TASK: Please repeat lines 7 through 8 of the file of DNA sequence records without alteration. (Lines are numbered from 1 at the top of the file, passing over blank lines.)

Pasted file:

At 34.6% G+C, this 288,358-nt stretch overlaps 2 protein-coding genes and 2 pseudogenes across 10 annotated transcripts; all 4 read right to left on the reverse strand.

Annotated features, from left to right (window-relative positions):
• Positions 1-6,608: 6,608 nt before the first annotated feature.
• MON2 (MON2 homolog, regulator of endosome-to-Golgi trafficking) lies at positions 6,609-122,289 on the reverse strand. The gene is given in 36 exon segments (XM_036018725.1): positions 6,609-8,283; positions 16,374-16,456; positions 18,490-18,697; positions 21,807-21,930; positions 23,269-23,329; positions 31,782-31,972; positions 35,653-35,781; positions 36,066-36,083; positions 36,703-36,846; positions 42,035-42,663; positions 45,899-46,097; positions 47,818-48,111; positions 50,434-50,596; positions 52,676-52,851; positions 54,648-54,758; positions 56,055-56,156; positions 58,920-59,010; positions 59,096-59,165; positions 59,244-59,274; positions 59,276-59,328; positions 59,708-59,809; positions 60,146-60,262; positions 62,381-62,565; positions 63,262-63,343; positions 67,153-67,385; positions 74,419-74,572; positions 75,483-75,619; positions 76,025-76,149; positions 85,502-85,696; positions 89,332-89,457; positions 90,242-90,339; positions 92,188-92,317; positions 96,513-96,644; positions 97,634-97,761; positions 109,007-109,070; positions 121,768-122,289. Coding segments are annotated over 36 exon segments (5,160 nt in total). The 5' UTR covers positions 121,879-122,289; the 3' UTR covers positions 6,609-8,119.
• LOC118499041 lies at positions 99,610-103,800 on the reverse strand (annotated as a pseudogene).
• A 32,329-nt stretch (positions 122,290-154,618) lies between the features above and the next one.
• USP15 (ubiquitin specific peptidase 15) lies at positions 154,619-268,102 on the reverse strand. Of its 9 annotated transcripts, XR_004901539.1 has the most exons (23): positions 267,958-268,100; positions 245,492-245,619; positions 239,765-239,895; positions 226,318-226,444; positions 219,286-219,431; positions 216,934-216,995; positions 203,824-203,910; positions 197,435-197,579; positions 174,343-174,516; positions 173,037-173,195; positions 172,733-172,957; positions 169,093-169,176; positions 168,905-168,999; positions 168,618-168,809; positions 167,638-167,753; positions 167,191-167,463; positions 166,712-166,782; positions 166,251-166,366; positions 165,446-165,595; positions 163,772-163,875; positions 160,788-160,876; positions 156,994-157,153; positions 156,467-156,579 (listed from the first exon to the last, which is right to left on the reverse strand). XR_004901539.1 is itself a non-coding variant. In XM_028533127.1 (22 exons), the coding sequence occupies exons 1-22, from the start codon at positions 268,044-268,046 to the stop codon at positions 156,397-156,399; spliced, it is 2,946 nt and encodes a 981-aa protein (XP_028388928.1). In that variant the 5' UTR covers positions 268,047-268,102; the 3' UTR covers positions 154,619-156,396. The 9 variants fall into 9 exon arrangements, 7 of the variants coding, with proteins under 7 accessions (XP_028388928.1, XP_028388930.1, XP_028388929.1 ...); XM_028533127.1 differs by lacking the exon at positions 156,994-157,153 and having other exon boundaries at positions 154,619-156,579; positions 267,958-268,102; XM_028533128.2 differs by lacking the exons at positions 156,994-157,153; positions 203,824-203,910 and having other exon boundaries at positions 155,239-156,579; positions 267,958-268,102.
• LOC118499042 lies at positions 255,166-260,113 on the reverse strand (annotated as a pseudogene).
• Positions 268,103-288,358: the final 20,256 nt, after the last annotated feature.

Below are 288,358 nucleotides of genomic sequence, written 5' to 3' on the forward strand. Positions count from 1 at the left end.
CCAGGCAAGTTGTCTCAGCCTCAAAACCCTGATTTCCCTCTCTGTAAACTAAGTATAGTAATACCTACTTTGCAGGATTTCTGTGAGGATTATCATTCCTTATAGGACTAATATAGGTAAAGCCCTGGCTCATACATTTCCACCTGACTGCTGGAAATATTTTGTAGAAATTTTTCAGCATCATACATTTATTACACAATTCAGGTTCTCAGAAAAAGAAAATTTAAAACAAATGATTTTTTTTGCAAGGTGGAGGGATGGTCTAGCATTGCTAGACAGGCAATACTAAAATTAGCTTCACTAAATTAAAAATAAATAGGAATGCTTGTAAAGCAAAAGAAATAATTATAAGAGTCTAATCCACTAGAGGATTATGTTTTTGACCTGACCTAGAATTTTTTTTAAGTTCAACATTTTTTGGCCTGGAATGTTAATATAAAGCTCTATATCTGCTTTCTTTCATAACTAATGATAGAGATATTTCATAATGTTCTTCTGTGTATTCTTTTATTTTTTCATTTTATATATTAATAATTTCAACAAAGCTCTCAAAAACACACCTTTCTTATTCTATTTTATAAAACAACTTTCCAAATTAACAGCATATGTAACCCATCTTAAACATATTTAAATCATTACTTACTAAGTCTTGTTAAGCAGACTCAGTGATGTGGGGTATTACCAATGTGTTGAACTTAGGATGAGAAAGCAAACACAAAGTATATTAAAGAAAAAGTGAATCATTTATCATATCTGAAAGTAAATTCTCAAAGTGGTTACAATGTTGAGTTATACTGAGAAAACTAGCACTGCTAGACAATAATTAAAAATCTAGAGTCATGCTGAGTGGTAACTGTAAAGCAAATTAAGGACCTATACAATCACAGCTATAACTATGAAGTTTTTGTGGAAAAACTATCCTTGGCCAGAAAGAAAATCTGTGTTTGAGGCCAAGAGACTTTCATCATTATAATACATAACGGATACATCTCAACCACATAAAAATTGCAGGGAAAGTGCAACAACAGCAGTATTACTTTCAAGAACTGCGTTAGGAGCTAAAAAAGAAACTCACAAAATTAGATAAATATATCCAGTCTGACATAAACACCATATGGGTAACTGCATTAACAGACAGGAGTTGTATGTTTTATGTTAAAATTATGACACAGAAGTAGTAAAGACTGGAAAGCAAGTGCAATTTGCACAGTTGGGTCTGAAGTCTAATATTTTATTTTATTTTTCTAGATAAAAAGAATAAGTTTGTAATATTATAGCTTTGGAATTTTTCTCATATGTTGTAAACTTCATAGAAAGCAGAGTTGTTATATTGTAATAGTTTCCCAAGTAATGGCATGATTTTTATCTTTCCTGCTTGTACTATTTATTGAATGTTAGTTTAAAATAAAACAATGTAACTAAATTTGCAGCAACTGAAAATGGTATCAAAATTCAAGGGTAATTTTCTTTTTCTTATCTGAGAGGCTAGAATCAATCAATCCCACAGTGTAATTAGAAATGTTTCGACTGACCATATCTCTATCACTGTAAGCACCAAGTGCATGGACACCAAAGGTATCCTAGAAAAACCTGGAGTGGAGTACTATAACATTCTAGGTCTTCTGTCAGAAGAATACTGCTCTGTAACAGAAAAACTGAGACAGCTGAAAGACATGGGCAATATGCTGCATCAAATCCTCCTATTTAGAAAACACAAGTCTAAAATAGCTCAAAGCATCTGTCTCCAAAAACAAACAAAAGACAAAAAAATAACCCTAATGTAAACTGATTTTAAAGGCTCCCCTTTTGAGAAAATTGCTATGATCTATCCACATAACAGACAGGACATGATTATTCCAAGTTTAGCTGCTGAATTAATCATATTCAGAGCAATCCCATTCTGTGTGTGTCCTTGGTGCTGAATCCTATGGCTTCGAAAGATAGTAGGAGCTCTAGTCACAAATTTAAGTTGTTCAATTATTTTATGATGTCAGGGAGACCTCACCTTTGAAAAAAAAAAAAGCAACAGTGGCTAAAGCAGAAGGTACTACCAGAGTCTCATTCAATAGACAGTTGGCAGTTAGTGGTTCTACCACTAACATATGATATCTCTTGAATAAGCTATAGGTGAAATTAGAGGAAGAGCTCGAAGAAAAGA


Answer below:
• USP15 (ubiquitin specific peptidase 15) lies at positions 154,619-268,102 on the reverse strand. Of its 9 annotated transcripts, XR_004901539.1 has the most exons (23): positions 267,958-268,100; positions 245,492-245,619; positions 239,765-239,895; positions 226,318-226,444; positions 219,286-219,431; positions 216,934-216,995; positions 203,824-203,910; positions 197,435-197,579; positions 174,343-174,516; positions 173,037-173,195; positions 172,733-172,957; positions 169,093-169,176; positions 168,905-168,999; positions 168,618-168,809; positions 167,638-167,753; positions 167,191-167,463; positions 166,712-166,782; positions 166,251-166,366; positions 165,446-165,595; positions 163,772-163,875; positions 160,788-160,876; positions 156,994-157,153; positions 156,467-156,579 (listed from the first exon to the last, which is right to left on the reverse strand). XR_004901539.1 is itself a non-coding variant. In XM_028533127.1 (22 exons), the coding sequence occupies exons 1-22, from the start codon at positions 268,044-268,046 to the stop codon at positions 156,397-156,399; spliced, it is 2,946 nt and encodes a 981-aa protein (XP_028388928.1). In that variant the 5' UTR covers positions 268,047-268,102; the 3' UTR covers positions 154,619-156,396. The 9 variants fall into 9 exon arrangements, 7 of the variants coding, with proteins under 7 accessions (XP_028388928.1, XP_028388930.1, XP_028388929.1 ...); XM_028533127.1 differs by lacking the exon at positions 156,994-157,153 and having other exon boundaries at positions 154,619-156,579; positions 267,958-268,102; XM_028533128.2 differs by lacking the exons at positions 156,994-157,153; positions 203,824-203,910 and having other exon boundaries at positions 155,239-156,579; positions 267,958-268,102.
• LOC118499042 lies at positions 255,166-260,113 on the reverse strand (annotated as a pseudogene).